The way we work is changing — fast. Where we work, who we work with and how we get work done is all evolving. On this week’s episode we talk to Sarah Travers, CEO of the co-working space Workbar, and to one head of recruiting who thinks remote working and co-working aren’t going anywhere.
Travers is a longtime co-working evangelist. She has spent her entire career selling the idea of co-working, first at IWG (Regus), a global provider of flexible workspace solutions. She joined Workbar in late 2017. She has the unique perspective of witnessing the industry’s explosive growth — as both a seasoned veteran of the world’s largest shared office giant and as the CEO of Boston’s original co-working space.
She shares her thoughts on where the industry is headed and why co-working is so much more than either a physical space or the popular image of a collection of young digital nomads working on computers in a shared space.
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Travers says co-working is often defined as a group of individuals working together in a shared communal setting, which evokes the idea of a young digital workers in an open room focusing on their own tasks — a concept she says “couldn’t be further from the truth.” Rather, she says, users often find the co-working atmosphere inspiring and valuable because it offers the opportunity to make connections and work beside people from all different types of businesses and companies.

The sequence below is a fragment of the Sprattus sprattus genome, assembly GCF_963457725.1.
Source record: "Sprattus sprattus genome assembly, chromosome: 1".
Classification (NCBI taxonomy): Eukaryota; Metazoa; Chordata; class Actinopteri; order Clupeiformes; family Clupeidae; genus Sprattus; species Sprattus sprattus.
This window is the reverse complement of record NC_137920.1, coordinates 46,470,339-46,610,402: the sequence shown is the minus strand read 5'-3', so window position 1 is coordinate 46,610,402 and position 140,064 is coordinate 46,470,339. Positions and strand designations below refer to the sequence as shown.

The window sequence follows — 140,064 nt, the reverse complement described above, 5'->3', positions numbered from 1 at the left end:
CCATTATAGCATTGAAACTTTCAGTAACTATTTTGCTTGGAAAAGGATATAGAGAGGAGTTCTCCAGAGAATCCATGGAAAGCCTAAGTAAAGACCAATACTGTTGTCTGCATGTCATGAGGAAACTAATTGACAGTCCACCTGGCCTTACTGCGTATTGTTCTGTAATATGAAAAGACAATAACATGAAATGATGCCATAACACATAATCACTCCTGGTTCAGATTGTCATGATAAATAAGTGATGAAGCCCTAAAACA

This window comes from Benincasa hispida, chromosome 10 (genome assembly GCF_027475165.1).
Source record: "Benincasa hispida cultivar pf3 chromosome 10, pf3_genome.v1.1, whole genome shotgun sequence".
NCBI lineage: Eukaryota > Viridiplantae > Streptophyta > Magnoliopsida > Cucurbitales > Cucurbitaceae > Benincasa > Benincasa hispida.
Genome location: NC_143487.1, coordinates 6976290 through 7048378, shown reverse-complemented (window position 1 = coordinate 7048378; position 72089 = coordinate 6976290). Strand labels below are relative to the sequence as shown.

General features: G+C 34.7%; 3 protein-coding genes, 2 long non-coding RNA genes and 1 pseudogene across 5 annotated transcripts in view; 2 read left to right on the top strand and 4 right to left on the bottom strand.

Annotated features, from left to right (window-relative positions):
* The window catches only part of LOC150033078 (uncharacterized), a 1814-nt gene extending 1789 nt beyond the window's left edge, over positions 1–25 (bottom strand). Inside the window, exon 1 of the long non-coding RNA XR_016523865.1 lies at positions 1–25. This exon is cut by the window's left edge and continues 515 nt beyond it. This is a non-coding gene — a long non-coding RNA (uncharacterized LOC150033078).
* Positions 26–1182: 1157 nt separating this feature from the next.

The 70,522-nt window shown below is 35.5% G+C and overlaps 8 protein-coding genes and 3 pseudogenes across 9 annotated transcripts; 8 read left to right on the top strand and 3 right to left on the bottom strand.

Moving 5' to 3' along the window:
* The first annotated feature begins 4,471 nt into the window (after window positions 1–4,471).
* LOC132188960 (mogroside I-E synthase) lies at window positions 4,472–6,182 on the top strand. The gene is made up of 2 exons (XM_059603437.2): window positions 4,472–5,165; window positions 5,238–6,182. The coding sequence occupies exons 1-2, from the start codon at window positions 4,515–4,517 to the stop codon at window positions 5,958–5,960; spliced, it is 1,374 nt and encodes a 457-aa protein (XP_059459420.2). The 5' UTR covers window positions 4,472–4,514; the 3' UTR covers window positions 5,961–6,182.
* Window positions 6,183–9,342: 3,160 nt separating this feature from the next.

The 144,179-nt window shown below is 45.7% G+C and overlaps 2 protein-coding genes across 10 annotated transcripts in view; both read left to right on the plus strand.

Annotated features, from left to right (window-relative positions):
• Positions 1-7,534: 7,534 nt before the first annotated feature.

She says co-working users are also drawn to businesses development opportunities through classes, event programming and networking at new member lunches or happy hours. “There are just a lot of ways to grow your own personal and professional network in this space,” she says. “It just goes beyond that sort of original idea of a bunch of millennials sitting with headphones typing away in one big room.”
Changing Demographics and Needs
Travers says her company’s research clearly debunks the idea that co-working spaces are just for millennials or people in technology. She says Workbar members cut across a number of industries and have an average age of 38 or 39. They are also increasingly employees of large organizations.
“I think that you also hear that only individuals and small teams use co-working space,” she says. “We have seen that Fortune 500 companies often use co-working for not just for remote employees but also for groups as a way to sort of drive innovation outside of a traditional headquarters.”
What’s Driving Growth
Travers says co-working is clearly no longer thought of as just a short-term trend or a solution for people who don’t want to work from their kitchen table or in a coffee shop. She says one factor driving the increasing popularity of co-working spaces is a cultural shift away from merely clocking in and out of work and toward getting more satisfaction and meaning from our jobs.
“There’s a real value proposition behind it that’s been embraced by a larger audience as some of the big players in the industry both on the landlord and the tenant side,” she says. “The landlords have awareness that they need to evolve their offerings more to meet the changing environments. On the flip side, the tenants are more focused on the need to enjoy the experience of the office environment.”
Resources Mentioned in This Episode
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